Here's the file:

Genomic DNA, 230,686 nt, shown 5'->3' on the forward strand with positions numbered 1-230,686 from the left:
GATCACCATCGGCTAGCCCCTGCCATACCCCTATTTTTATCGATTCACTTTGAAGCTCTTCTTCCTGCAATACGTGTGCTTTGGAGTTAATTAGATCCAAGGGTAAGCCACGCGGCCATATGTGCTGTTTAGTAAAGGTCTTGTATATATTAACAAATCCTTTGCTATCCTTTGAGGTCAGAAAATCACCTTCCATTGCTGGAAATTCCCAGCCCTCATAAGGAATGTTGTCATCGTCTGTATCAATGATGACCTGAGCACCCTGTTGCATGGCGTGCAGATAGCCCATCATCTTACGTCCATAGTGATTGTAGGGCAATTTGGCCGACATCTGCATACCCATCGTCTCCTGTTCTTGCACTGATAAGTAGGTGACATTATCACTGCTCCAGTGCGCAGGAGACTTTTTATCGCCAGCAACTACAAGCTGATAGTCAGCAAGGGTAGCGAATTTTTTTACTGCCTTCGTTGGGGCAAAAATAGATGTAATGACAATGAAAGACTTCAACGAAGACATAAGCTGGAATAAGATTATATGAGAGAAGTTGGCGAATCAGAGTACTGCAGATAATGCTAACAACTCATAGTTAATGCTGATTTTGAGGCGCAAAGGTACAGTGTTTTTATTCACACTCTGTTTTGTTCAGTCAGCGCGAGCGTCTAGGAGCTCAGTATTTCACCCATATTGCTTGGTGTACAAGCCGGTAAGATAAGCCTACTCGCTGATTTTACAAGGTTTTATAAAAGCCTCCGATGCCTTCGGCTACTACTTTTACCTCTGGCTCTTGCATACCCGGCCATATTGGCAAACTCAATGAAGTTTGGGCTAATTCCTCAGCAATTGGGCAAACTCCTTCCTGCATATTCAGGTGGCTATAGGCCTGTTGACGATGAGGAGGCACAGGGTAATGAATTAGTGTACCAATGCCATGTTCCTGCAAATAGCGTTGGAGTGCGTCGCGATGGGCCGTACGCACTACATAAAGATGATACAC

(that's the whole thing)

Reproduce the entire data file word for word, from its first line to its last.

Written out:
Genomic DNA, 230,686 nt, shown 5'->3' on the forward strand with positions numbered 1-230,686 from the left:
GATCACCATCGGCTAGCCCCTGCCATACCCCTATTTTTATCGATTCACTTTGAAGCTCTTCTTCCTGCAATACGTGTGCTTTGGAGTTAATTAGATCCAAGGGTAAGCCACGCGGCCATATGTGCTGTTTAGTAAAGGTCTTGTATATATTAACAAATCCTTTGCTATCCTTTGAGGTCAGAAAATCACCTTCCATTGCTGGAAATTCCCAGCCCTCATAAGGAATGTTGTCATCGTCTGTATCAATGATGACCTGAGCACCCTGTTGCATGGCGTGCAGATAGCCCATCATCTTACGTCCATAGTGATTGTAGGGCAATTTGGCCGACATCTGCATACCCATCGTCTCCTGTTCTTGCACTGATAAGTAGGTGACATTATCACTGCTCCAGTGCGCAGGAGACTTTTTATCGCCAGCAACTACAAGCTGATAGTCAGCAAGGGTAGCGAATTTTTTTACTGCCTTCGTTGGGGCAAAAATAGATGTAATGACAATGAAAGACTTCAACGAAGACATAAGCTGGAATAAGATTATATGAGAGAAGTTGGCGAATCAGAGTACTGCAGATAATGCTAACAACTCATAGTTAATGCTGATTTTGAGGCGCAAAGGTACAGTGTTTTTATTCACACTCTGTTTTGTTCAGTCAGCGCGAGCGTCTAGGAGCTCAGTATTTCACCCATATTGCTTGGTGTACAAGCCGGTAAGATAAGCCTACTCGCTGATTTTACAAGGTTTTATAAAAGCCTCCGATGCCTTCGGCTACTACTTTTACCTCTGGCTCTTGCATACCCGGCCATATTGGCAAACTCAATGAAGTTTGGGCTAATTCCTCAGCAATTGGGCAAACTCCTTCCTGCATATTCAGGTGGCTATAGGCCTGTTGACGATGAGGAGGCACAGGGTAATGAATTAGTGTACCAATGCCATGTTCCTGCAAATAGCGTTGGAGTGCGTCGCGATGGGCCGTACGCACTACATAAAGATGATACAC